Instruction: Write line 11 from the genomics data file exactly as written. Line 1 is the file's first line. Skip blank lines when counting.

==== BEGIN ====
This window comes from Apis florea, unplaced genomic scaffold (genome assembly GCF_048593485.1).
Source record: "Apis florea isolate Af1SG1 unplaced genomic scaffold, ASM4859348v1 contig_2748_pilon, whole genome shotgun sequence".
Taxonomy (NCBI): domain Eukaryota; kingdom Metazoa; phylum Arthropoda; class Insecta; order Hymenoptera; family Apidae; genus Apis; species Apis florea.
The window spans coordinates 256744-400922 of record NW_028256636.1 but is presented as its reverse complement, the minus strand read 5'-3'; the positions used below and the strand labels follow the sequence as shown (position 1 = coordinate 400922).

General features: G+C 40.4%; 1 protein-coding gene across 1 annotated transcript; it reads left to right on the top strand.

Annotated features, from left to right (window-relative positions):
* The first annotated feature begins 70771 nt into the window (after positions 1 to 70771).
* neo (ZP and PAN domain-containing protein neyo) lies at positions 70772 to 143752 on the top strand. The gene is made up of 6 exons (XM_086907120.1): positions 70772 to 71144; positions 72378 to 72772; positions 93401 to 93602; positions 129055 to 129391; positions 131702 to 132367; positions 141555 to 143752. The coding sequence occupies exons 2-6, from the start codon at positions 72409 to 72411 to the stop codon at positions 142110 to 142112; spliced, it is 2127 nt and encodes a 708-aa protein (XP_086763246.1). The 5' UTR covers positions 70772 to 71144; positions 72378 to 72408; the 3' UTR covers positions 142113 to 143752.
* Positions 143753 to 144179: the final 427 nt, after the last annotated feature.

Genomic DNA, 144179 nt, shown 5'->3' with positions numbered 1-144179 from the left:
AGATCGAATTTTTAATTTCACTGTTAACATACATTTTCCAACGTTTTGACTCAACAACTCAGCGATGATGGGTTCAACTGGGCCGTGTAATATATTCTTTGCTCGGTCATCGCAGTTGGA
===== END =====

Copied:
AGATCGAATTTTTAATTTCACTGTTAACATACATTTTCCAACGTTTTGACTCAACAACTCAGCGATGATGGGTTCAACTGGGCCGTGTAATATATTCTTTGCTCGGTCATCGCAGTTGGA